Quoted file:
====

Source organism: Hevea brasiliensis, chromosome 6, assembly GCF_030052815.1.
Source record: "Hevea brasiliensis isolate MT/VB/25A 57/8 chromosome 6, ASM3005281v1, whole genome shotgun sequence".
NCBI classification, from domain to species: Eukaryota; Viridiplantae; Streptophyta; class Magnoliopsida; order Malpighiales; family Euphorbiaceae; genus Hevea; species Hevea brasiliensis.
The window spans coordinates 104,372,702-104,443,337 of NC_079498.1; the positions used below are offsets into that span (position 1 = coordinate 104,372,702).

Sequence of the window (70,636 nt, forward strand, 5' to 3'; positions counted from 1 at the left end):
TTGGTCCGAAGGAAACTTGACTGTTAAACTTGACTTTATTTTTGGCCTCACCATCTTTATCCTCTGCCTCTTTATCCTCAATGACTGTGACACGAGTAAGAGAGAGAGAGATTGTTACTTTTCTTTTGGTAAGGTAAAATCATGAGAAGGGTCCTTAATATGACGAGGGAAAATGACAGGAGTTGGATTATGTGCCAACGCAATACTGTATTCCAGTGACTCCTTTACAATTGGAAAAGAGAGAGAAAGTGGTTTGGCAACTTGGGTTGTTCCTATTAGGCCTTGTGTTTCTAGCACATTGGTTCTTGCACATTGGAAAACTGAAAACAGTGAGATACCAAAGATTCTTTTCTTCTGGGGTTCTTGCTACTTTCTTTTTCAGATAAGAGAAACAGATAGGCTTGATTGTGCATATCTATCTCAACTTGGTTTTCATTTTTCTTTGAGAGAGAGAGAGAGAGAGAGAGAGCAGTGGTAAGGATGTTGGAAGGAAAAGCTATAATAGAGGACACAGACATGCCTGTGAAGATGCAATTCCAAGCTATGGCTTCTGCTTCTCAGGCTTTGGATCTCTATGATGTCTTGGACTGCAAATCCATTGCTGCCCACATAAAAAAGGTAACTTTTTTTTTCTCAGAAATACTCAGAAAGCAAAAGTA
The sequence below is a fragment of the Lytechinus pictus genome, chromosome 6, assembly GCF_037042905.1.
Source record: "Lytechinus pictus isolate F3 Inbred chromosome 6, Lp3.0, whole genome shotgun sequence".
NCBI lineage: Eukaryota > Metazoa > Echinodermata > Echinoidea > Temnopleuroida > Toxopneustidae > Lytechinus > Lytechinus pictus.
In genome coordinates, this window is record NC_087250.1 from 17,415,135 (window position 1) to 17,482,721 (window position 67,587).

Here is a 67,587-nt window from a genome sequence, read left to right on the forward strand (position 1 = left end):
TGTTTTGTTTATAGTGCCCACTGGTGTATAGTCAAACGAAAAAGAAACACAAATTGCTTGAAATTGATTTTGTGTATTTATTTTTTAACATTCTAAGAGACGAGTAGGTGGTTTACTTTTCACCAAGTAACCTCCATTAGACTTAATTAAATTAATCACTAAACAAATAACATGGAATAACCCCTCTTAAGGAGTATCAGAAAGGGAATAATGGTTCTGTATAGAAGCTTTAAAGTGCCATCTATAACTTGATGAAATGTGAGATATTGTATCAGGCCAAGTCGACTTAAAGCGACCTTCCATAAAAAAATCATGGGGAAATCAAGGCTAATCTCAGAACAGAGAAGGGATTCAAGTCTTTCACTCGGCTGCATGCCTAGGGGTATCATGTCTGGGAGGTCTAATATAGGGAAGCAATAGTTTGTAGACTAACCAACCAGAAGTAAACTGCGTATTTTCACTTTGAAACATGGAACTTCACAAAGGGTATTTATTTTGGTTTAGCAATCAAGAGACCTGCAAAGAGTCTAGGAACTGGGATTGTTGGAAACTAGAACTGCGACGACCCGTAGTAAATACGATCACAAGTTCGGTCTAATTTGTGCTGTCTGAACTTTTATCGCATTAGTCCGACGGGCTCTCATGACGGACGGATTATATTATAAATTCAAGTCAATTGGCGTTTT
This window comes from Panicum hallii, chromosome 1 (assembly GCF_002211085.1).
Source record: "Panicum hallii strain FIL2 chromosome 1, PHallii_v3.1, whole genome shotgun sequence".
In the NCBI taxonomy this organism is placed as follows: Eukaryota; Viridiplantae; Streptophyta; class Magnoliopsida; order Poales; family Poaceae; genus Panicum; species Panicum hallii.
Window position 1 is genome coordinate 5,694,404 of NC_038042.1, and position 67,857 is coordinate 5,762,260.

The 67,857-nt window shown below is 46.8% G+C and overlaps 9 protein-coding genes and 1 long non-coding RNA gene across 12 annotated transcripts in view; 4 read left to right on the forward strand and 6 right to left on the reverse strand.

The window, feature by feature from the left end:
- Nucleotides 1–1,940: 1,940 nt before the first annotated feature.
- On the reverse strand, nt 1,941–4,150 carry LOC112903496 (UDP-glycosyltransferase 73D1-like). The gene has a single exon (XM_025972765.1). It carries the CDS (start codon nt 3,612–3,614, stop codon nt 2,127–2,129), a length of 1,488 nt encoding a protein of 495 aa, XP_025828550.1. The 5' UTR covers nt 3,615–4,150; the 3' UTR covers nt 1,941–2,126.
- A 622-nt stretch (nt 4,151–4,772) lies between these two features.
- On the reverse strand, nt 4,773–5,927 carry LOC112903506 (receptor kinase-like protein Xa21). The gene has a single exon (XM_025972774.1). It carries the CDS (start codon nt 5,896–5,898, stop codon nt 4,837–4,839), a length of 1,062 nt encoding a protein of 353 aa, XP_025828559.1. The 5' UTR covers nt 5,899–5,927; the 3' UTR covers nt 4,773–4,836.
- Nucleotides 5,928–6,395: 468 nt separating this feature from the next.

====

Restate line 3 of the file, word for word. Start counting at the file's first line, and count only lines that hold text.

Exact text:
NCBI classification, from domain to species: Eukaryota; Viridiplantae; Streptophyta; class Magnoliopsida; order Malpighiales; family Euphorbiaceae; genus Hevea; species Hevea brasiliensis.